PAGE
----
No one plans to get sick, and it always seems like a cold or flu hits at your busiest times. While you can’t completely avoid germs (unless you want to avoid public places altogether), there are many ways to amp up your immune system so your body is ready to fight back. Taking care of yourself by sleeping 7-8 hours per night, managing your stress, regularly exercising, and eating a well-balanced diet will set you up for success. But if you’re looking for a little extra boost, fIll your fridge with these foods (and drinks) instead of reaching in your medicine cabinet.
- Red pepper: It’s well established that vitamin C plays an important role in your immune system. While the well-known citrus fruits provide plenty of this cold-fighting nutrient, red pepper has nearly three times the amount of vitamin C at 100 percent of the recommended daily value in only ⅓ of a cup. Plus, it offers 30 percent of the daily value of vitamin A, another key vitamin for keeping you healthy, compared to only 9 percent in a cup of orange. Some other foods that are an excellent source of vitamin C include broccoli, Brussels sprouts, and dark leafy greens in the fall and winter. In the warmer months, papaya, strawberries, and pineapple are also good sources of vitamin C.
- Sweet potatoes: A good source of vitamin A, sweet potatoes — along with winter squash, carrots, and cantaloupe — provide your immune system with the tools to fight infection.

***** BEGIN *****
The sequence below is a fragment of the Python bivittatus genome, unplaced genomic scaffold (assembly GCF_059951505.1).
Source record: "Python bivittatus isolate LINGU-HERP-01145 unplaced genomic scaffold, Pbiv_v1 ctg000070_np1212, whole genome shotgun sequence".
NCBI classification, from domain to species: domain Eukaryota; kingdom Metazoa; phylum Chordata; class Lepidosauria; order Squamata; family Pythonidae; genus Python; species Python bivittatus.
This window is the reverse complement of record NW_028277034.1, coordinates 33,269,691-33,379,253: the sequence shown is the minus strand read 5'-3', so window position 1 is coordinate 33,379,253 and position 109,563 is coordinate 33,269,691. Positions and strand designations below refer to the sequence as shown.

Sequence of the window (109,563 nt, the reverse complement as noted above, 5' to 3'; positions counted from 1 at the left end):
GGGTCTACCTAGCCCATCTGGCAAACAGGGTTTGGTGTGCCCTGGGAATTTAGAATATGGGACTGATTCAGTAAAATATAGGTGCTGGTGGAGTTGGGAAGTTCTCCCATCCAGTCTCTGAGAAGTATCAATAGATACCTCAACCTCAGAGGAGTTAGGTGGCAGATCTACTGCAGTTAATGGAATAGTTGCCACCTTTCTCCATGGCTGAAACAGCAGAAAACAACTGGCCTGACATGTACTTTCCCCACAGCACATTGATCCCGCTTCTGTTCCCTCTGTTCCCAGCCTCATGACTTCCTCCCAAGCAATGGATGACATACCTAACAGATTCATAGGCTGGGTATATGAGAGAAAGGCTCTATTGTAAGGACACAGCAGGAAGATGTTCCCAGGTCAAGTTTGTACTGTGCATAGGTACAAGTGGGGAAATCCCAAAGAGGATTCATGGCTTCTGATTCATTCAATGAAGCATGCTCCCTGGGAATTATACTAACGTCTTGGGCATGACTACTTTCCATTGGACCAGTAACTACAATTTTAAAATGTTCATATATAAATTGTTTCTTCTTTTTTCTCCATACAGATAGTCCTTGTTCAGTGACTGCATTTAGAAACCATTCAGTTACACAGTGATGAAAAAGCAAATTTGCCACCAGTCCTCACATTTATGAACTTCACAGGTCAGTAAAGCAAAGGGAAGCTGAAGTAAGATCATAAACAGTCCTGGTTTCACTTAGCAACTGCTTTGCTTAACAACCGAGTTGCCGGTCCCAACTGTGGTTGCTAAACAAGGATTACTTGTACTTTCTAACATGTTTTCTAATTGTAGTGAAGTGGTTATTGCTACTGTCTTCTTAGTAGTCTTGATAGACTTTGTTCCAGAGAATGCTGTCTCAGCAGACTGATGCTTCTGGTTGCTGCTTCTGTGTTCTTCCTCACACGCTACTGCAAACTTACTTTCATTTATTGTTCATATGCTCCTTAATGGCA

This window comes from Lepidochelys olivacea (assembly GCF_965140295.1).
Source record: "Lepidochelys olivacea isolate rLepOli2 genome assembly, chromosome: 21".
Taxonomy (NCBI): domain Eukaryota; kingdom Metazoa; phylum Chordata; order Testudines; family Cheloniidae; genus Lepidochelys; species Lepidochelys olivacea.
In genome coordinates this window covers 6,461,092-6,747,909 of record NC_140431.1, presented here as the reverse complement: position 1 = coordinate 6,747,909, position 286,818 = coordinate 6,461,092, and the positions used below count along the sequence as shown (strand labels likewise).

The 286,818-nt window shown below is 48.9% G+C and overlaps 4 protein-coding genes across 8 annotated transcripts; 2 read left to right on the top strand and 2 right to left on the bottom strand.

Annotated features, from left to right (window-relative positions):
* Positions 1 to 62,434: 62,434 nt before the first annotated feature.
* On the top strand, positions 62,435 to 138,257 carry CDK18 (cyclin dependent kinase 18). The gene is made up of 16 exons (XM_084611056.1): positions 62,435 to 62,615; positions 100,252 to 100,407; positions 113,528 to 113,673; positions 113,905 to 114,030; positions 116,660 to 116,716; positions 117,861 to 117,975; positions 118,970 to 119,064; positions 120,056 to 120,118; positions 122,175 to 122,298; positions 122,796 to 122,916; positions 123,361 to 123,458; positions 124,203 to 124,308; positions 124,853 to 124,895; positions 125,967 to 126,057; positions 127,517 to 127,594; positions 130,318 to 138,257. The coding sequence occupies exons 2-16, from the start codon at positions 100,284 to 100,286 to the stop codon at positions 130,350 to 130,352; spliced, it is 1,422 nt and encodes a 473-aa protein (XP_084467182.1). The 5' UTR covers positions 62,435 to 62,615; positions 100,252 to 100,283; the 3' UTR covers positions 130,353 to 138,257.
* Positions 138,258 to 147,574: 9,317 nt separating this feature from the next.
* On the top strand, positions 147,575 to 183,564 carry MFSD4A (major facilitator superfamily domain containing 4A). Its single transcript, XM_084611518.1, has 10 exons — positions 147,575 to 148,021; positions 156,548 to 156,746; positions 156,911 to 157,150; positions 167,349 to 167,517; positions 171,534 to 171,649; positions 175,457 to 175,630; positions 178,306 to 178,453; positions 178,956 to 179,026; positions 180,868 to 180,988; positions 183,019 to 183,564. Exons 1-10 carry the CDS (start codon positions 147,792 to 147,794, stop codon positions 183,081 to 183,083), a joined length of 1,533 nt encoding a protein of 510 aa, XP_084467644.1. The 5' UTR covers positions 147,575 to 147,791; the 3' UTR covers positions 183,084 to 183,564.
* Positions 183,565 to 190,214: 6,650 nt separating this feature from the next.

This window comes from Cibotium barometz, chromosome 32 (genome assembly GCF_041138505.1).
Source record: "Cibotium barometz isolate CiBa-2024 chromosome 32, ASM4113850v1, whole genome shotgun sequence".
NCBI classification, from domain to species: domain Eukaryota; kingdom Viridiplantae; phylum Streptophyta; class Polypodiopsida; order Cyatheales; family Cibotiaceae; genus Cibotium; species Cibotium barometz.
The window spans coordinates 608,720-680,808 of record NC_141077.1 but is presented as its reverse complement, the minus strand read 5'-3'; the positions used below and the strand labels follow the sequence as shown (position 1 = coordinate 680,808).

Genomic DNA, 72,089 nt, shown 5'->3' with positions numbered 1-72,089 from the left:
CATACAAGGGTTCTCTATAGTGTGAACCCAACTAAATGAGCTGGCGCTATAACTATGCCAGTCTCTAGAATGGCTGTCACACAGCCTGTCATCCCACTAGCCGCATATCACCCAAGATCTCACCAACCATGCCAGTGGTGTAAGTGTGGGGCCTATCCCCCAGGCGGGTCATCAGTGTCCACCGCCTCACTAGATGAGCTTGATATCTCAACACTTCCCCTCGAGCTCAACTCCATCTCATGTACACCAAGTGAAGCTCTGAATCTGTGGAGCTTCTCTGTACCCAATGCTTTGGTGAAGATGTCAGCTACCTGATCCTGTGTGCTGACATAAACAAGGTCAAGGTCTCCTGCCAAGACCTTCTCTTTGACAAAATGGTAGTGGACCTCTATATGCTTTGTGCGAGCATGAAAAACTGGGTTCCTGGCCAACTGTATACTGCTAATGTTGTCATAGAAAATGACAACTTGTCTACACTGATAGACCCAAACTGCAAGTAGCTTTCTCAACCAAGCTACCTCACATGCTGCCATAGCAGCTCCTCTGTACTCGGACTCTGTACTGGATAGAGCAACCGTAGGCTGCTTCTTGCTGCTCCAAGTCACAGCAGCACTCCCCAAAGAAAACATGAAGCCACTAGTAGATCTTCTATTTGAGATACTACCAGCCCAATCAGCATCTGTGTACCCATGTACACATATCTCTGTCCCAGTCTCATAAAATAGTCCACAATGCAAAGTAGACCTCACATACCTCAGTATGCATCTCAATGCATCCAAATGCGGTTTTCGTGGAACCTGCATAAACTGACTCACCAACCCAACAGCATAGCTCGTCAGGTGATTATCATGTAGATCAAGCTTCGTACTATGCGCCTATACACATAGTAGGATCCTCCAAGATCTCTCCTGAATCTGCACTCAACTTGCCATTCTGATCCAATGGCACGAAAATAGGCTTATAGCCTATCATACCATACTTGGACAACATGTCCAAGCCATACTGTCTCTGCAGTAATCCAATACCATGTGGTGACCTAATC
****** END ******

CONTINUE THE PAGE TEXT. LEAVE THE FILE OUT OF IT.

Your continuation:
- Fermented foods: Kimchi, sauerkraut, kefir, kombucha, and other fermented foods contain probiotics — the good kind of bacteria for your gut. Since nearly 70 percent of your immune system lives in your gut, keeping a balance of good bacteria can help you fight the bad ones that come your way.
- Garlic, onion, and leeks: The sulfuric compounds in these alliums have been shown to increase immune function. Alliums also act as a powerful prebiotic — food for probiotics, which play a role in a healthy gut and immune system.
- Pumpkin seeds: Rich in zinc, a mineral that plays an important role in immune function, pumpkin seeds (or pepitas) are a great snack or salad topper. Zinc has also been shown to reduce the duration of the common cold if consumed at the first sign of symptoms. Other food sources of zinc include oysters, lentils, chickpeas, and cashews.
- Turmeric: Curcumin, the active compound found in turmeric is known for its anti-inflammatory benefits and it may also have immune-boosting properties. Never cooked with turmeric before? Add it to soups or eggs, or sauté with your greens. Read here for a few more ideas.
- Water: Staying hydrated helps your body remove waste and toxins, which may help in fighting off infections. Enjoy a hot cup of tea or bowl of soup to warm you up and melt away a little stress, which can also help keep you healthy!
In addition to the above foods, filling your plate with an abundance of colorful fruits and vegetables is your best safeguard. They offer many immune-supporting nutrients, and the more variety you eat, the better defenses you will have.